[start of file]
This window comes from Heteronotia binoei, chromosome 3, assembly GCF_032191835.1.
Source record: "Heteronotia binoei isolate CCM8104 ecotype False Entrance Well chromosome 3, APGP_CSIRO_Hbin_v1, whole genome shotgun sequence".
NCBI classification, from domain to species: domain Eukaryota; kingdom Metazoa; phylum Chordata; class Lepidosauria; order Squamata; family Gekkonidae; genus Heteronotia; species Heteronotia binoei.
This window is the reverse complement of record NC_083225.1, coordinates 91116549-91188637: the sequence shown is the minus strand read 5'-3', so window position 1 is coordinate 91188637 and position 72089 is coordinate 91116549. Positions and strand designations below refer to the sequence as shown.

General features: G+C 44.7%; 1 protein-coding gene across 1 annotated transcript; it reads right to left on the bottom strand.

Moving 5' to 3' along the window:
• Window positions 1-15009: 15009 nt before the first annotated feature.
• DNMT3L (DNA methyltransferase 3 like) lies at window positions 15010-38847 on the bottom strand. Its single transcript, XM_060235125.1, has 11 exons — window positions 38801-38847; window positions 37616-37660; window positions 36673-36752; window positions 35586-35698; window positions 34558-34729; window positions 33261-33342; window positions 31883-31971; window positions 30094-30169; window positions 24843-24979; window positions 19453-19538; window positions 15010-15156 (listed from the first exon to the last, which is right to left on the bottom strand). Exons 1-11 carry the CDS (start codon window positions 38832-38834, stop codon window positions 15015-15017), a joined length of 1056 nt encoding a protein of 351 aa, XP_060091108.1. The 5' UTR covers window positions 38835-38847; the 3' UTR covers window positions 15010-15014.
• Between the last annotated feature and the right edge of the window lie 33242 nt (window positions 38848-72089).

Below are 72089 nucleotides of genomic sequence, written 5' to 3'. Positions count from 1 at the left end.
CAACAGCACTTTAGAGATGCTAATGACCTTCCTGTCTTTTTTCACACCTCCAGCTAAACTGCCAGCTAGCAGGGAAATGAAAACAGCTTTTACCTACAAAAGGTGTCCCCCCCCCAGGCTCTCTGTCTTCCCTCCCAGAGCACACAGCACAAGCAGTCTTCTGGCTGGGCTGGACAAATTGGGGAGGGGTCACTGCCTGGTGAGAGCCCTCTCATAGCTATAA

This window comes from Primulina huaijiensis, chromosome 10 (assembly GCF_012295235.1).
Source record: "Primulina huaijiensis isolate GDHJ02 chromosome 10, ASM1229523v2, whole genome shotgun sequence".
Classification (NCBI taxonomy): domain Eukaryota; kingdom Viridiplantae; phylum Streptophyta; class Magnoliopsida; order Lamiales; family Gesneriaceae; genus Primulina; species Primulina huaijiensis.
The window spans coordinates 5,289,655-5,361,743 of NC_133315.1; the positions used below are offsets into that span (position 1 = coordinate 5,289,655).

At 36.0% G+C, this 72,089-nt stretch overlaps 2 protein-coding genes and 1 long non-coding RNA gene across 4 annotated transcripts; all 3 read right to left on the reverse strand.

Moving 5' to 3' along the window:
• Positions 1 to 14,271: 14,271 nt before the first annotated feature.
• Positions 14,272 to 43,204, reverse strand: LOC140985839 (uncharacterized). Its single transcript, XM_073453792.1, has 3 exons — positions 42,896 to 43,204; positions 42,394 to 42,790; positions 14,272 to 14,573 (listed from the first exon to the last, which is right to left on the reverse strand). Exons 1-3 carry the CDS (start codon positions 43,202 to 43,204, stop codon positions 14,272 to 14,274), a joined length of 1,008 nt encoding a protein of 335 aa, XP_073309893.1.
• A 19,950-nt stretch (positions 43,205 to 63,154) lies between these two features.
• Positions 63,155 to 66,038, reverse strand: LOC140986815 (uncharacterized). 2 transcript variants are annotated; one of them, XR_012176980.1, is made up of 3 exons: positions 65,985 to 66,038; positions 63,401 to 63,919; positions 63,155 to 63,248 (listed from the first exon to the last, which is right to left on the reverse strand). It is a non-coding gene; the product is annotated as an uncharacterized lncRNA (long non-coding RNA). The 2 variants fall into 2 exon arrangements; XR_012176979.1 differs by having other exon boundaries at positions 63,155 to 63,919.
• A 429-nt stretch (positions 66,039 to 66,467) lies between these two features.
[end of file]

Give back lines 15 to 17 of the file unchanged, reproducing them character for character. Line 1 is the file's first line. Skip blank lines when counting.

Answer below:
The window spans coordinates 5,289,655-5,361,743 of NC_133315.1; the positions used below are offsets into that span (position 1 = coordinate 5,289,655).

At 36.0% G+C, this 72,089-nt stretch overlaps 2 protein-coding genes and 1 long non-coding RNA gene across 4 annotated transcripts; all 3 read right to left on the reverse strand.

Moving 5' to 3' along the window: